Bel-Air neighbors allege that construction work is continuing at Mohamed Hadid’s sprawling megamansion at 901 Strada Vecchia, despite the fact that its permits have been revoked by the city of Los Angeles.
On Sept. 9, the L.A. Department of Building and Safety ruled that 901 Strada Vecchia’s building permits had been issued in violation of the L.A. Municipal Code. The LADBS found that unpermitted grading and demolishing took place without a permit and that the site’s natural grade was misrepresented in order to permit a project that exceeded the LADBS building code’s height limit.
901 Strada Vecchia neighbor Joseph Horacek, however, says the ruling hasn’t deterred Hadid. Horacek, who led the charge to have the project more thoroughly studied by the city of L.A., had one of his attorney’s, Todd Nelson, fire off a letter to LADBS General Manager Ray Chan on Sept. 29, notifying the LADBS of continuing construction activity at the site.
Horacek’s letter alleges “the applicant has continually performed illegal consruction work on the project for several months in complete disregard of the multiple stop-work orders issued by LADBS...The applicant cannot be allowed to simply ignore the city’s laws for any longer.”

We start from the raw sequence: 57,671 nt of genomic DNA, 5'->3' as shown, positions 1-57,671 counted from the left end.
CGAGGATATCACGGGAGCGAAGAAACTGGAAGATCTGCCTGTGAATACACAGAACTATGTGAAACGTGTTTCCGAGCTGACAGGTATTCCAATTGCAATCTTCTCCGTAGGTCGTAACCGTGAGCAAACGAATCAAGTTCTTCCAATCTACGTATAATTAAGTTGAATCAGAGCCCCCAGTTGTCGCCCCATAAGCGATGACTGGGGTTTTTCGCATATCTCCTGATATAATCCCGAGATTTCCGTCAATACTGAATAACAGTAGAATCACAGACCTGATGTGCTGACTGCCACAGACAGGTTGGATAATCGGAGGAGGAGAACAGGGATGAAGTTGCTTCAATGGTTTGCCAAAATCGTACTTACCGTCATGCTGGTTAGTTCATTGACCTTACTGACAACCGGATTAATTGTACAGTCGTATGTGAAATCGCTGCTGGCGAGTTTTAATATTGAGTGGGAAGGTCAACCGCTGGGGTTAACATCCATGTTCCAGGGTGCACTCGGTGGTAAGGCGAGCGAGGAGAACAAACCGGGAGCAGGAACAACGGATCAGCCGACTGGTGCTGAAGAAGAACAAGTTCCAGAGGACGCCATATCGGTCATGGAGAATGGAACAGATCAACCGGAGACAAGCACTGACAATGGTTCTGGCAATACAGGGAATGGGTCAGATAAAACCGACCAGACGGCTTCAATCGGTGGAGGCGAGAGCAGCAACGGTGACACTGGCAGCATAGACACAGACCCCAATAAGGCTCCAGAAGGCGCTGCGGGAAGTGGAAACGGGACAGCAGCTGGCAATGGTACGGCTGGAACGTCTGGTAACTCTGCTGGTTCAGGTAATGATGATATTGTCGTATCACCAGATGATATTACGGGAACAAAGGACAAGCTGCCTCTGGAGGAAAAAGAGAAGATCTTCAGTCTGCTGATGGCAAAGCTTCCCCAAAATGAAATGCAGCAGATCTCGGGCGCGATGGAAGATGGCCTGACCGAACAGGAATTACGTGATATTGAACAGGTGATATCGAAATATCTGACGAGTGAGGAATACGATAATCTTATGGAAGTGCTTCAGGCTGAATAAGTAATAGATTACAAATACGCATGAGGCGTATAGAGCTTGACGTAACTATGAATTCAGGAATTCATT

The letter continues that Horacek, and other neighbors, have been able to “easily observe the Applicant’s unpermitted construction activities from vantage points located on the public right of way and from neighboring properties.”
According to the letter, the work continuing at the site includes: “large groups of workers entering and leaving the site by car and truck, the operation of powered construction equipment inside and outside the half-built project, the cutting of stone facade material...the installation of new windows and sliding glass doors, and the placement of rebar material.”
LADBS Chief Inspector Luke Zamperini told The Courier on Thursday that the project has been “visited by an inspector 25 times in the last 30 days” with no violations found and that “we would not be very happy if we found illegal work going on up there. If they’re doing anything, we’re going to catch them.”
Zamperini said that while “no continuation of any construction” is allowed at the site, workers could be there “preparing the site for the coming rainy season” or doing things like watering the project’s greenery.